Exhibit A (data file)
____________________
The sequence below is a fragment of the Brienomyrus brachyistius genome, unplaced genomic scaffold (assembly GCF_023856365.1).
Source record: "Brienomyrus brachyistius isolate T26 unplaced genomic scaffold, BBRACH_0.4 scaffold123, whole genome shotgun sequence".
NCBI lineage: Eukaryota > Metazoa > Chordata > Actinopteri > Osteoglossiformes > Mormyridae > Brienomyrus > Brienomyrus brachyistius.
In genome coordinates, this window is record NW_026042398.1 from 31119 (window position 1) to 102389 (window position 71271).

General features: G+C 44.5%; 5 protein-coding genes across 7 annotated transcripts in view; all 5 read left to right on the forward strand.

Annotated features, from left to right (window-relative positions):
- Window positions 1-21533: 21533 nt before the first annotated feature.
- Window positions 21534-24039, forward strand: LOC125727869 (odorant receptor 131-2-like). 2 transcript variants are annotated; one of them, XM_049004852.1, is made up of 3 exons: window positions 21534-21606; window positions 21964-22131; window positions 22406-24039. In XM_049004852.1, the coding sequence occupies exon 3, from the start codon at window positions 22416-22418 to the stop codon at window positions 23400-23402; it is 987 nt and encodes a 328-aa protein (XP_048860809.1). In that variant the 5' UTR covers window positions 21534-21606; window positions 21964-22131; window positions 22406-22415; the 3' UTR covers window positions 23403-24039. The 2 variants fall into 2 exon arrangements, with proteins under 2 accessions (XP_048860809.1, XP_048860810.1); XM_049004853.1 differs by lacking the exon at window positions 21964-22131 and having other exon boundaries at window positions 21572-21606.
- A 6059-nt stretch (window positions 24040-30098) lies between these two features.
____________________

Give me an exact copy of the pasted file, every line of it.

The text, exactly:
The sequence below is a fragment of the Brienomyrus brachyistius genome, unplaced genomic scaffold (assembly GCF_023856365.1).
Source record: "Brienomyrus brachyistius isolate T26 unplaced genomic scaffold, BBRACH_0.4 scaffold123, whole genome shotgun sequence".
NCBI lineage: Eukaryota > Metazoa > Chordata > Actinopteri > Osteoglossiformes > Mormyridae > Brienomyrus > Brienomyrus brachyistius.
In genome coordinates, this window is record NW_026042398.1 from 31119 (window position 1) to 102389 (window position 71271).

General features: G+C 44.5%; 5 protein-coding genes across 7 annotated transcripts in view; all 5 read left to right on the forward strand.

Annotated features, from left to right (window-relative positions):
- Window positions 1-21533: 21533 nt before the first annotated feature.
- Window positions 21534-24039, forward strand: LOC125727869 (odorant receptor 131-2-like). 2 transcript variants are annotated; one of them, XM_049004852.1, is made up of 3 exons: window positions 21534-21606; window positions 21964-22131; window positions 22406-24039. In XM_049004852.1, the coding sequence occupies exon 3, from the start codon at window positions 22416-22418 to the stop codon at window positions 23400-23402; it is 987 nt and encodes a 328-aa protein (XP_048860809.1). In that variant the 5' UTR covers window positions 21534-21606; window positions 21964-22131; window positions 22406-22415; the 3' UTR covers window positions 23403-24039. The 2 variants fall into 2 exon arrangements, with proteins under 2 accessions (XP_048860809.1, XP_048860810.1); XM_049004853.1 differs by lacking the exon at window positions 21964-22131 and having other exon boundaries at window positions 21572-21606.
- A 6059-nt stretch (window positions 24040-30098) lies between these two features.